This I did, though deliberately underestimating the ejectum. (The stuff is expensive!) For some reason, I still needed a few more mental links to close. I think it literally occurred to me between sleeping spurts that night (the muscle pain doesn’t allow steady sleep) that I’d never squeezed out any “extra” from the previous shots. Not only that… but the first supposed booster, administered on my last day at ITC by a couple of novice nurses—it was a Saturday, and the duty roster was pretty thin—didn’t feature any expulsion of excess in its preparation, either. None. I would have noticed, for I knew I’d have to imitate the procedure. Every booster of Firmagon I’d ever received was a 50-percent overdose, except the one I’d just completed. That one was probably just a 10-percent overdose.
The doctor came, and we had our talk. He’s a sweet guy. I haven’t seen that degree of caring among very many Americans in this profession.
My PSA is up from nearly dead zero three months ago to 42. A huge leap over an incredibly short period. We’ll retest it next week, we’ll schedule a bone scan, we’ll plan for contingencies… maybe I’ll go back to Tijuana. I would, in a flash. I’d stay there, if I could.
So… Death and I are chained at the ankle once again. We always were, of course… but now I get to see his leer whenever I take a careless peek. Everyone is saying, “Oh, this is just a setback! We’ll figure it out! Everything will be fine!” Actually, I—the lowly patient—am the only one who seems to have a coherent theory of events. Firmagon caused my muscles to bleed without mending; inflammation (as an independent professional confirmed for me just now) can severely elevate PSA scores; thus my tests are going to show high numbers as long as the poison in my system continues to keep my triceps and gluts and thighs from sealing up.
And, just to add a personal speculation… why wouldn’t genuine cancer cells rally and multiply when the body is over-strained in the simple matter of repairing leg muscles after a walk?
Firmagon was the most “American” of my treatments, and I never really liked its m.o. Annihilate your adversary by annihilating one of your own battalions… how very like the American medical establishment! I guess this present challenge, as my son calls it, is an opportunity to form a better battle plan. Everything seemed day-to-day before. Now we can go long-range.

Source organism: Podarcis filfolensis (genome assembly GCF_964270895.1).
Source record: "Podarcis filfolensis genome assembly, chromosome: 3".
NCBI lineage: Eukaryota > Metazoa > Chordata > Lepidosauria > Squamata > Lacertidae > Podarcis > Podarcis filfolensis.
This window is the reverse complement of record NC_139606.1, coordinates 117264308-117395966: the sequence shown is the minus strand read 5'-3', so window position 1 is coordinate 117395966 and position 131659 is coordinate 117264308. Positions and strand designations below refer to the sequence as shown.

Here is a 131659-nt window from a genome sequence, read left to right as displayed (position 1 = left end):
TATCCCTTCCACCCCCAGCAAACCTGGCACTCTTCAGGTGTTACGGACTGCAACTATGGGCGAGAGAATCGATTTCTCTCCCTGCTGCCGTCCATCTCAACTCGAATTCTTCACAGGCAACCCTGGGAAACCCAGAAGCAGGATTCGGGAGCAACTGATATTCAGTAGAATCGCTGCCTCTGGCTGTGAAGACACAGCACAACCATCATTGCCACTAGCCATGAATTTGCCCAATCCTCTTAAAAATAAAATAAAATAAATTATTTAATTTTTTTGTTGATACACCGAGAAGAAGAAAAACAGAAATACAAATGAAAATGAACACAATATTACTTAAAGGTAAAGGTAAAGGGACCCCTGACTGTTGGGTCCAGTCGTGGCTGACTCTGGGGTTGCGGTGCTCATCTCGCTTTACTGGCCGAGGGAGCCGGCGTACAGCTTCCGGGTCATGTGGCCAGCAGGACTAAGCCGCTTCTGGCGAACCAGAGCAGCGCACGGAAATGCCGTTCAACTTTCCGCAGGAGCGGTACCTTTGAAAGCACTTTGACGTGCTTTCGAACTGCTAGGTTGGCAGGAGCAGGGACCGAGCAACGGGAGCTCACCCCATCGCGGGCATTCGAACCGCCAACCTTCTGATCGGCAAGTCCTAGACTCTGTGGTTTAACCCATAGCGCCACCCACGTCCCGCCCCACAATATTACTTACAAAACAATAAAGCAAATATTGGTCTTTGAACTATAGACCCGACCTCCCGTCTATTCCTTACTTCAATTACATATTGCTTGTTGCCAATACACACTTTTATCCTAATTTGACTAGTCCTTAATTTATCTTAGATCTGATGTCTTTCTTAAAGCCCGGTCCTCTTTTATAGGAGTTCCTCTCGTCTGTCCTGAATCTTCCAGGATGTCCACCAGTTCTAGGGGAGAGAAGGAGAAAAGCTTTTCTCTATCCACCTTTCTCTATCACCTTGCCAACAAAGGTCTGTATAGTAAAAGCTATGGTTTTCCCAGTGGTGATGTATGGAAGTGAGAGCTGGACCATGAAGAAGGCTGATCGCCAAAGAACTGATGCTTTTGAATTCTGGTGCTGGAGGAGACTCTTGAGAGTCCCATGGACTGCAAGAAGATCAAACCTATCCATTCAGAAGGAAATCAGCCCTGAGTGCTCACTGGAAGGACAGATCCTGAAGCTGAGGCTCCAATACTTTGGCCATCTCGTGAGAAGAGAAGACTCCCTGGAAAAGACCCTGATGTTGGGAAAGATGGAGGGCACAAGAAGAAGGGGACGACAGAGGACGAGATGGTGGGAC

All the same, the ultimate in long-range thinking is recognition that one’s body cannot function beyond a certain point. It’s understanding that life in this world doesn’t have a ticket for infinite trips up and down the track. My own destination cannot be so very far up the line.
As my wife drove me home through the maze of backroads where the GPS led us, I studied the mowed green farm lawns, the fields now stripped of their cotton, the horses blanketed for one of our first sub-freezing days… and the small new subdivisions of young professionals fleeing Atlanta taxes, above-ground swimming pools for toddlers dryly weathering the winter, Christmas lights making candy-canes of columns here and there, mansards and bay windows and railed porches or broad decks proposing scenes for private domestic celebrations…. It was beautiful. It was all beautiful, including the “bourgeois domesticity” (words inevitably sneered by the mortal enemies of families).
And yet, if I was supposed to mourn silently, “Please, God! I’m not ready to leave all this! Please let me live a while longer!”… well, I thought no such thing. I thought of my own special places where I was a child, and how much more beautiful they were to me than these, and how I could walk right into them and see all my lost people, never to be parted from them again, on the day when I broke through the barrier. I’ll stay for now, all right… or I’ll try. I’ll tolerate Death’s cold breath down my neck as I gaze at the sun’s afternoon scythe harvesting a tawny field. But when I finally pass through, the chain that bonds my clammy companion to me will break forever, and he will be left behind.
I began writing this page last Tuesday. On the calendar day when I post these words, December 4, I have reached my sixty-eight birthday. Will I see another? If I do, it is well… and if I don’t, that is well, also. I don’t like to mar my plateau of peace by adding that the cowardly traitors sure to make this world so much more challenging for my son will be a pleasure to leave behind, but… well, so it is. I tell you, I pity grown human beings who so fear my dark, mute companion that they will sell their souls for a pair of blinders.